This white paper, developed in collaboration with the Delaware Department of Education, presents a new model for evaluating the cognitive ranges of large-scale assessment specific to the Next Generation Science Standards (NGSS).
Conventional cognitive complexity models for large-scale assessments have lately been challenged by the expectations inherent in the NGSS. An expectation of assessing science under the Every Student Succeeds Act (ESSA), and an expectation described in the peer review guidance for states is that any assessments that are developed, including those aligned to the NGSS, incorporate items representing a range of cognitive complexities. It is time to meet and address this latest challenge by identifying the need, recognizing current options, and outlining a viable path forward.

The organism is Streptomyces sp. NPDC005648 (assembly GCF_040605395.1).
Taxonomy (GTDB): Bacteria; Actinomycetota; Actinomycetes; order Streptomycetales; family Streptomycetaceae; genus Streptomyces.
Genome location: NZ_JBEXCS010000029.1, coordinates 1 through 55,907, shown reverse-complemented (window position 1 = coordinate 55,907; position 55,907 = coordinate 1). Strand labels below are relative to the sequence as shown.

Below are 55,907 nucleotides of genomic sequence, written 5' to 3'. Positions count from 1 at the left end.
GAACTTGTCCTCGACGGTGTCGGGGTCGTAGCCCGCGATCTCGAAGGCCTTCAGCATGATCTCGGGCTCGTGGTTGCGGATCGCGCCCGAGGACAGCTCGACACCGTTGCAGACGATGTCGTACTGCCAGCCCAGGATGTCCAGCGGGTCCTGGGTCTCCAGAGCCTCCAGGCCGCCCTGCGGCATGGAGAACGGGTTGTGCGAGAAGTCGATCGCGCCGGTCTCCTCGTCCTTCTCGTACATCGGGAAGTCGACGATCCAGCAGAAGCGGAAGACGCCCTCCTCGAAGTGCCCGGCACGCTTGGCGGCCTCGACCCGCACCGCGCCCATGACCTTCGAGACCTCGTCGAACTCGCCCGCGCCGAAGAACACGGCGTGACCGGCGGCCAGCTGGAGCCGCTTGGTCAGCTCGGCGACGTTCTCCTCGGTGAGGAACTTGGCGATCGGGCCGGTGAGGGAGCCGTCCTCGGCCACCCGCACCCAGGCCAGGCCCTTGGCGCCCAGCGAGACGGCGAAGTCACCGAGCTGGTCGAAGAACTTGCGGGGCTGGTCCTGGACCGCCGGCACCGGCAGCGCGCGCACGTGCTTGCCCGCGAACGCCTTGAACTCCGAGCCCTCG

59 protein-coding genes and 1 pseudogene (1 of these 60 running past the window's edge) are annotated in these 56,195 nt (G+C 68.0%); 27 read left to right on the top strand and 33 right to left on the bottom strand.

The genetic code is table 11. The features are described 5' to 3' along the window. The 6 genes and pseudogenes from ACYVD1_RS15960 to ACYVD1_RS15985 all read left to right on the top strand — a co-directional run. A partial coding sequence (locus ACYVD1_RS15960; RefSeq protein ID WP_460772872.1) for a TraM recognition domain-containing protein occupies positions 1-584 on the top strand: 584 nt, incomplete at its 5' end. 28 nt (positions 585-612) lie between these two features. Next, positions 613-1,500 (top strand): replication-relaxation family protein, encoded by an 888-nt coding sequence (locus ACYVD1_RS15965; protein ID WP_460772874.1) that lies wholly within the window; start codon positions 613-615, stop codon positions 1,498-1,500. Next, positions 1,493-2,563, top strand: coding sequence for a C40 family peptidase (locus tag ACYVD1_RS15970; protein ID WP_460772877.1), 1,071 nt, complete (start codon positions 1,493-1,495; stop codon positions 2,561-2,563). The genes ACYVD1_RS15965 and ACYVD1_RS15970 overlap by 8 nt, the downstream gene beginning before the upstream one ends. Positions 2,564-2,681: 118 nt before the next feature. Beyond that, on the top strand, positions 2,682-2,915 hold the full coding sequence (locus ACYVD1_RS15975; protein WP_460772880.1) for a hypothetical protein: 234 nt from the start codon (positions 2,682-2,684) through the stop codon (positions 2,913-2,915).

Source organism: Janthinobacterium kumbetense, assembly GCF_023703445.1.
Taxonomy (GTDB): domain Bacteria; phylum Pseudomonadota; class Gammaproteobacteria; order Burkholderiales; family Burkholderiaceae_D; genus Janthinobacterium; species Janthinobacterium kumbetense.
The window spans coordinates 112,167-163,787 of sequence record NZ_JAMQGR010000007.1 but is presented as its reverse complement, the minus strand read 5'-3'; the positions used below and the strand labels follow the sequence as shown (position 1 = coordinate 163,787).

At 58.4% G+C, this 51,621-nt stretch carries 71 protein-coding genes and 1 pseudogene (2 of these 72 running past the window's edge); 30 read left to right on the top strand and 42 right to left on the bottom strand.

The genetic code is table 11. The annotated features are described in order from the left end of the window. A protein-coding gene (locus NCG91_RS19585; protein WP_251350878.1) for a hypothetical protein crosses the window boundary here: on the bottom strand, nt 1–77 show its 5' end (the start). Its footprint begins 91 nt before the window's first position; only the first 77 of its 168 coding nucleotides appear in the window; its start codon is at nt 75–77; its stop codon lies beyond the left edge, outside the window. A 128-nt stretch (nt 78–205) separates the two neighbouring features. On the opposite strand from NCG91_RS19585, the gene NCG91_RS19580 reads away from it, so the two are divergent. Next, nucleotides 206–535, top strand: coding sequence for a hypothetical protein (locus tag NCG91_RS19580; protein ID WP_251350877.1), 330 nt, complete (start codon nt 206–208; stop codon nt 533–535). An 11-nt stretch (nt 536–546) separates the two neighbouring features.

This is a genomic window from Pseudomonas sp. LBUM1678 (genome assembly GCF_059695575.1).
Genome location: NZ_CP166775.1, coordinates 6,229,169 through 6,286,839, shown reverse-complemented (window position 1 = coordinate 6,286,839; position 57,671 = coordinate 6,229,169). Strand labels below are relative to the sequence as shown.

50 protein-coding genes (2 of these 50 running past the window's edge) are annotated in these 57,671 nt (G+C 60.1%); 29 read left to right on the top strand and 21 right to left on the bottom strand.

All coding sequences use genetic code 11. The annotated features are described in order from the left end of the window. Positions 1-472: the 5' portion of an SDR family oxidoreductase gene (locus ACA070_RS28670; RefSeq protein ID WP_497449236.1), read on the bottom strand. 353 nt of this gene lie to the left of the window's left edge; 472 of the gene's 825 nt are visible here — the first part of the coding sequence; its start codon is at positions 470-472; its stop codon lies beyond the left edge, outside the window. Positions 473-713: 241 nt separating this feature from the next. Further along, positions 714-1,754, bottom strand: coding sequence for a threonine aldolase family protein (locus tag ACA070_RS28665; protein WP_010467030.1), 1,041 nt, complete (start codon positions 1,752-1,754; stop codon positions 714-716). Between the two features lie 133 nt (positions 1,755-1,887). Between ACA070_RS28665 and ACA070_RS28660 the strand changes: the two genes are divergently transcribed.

Developed as an instantiation of a framework for a way of thinking, doing, and knowing about the world, the NGSS are intended as both guideposts and end goals, setting the stage for how students come to understand the world around them. Performance expectations written for the NGSS incorporate three dimensions: science and engineering practices (SEPs), disciplinary core ideas (DCIs), and crosscutting concepts (CCCs). The cognitive processes associated with each of the three dimensions are intended to be interwoven as a student engages in sense-making within the context of a unique scientific phenomenon.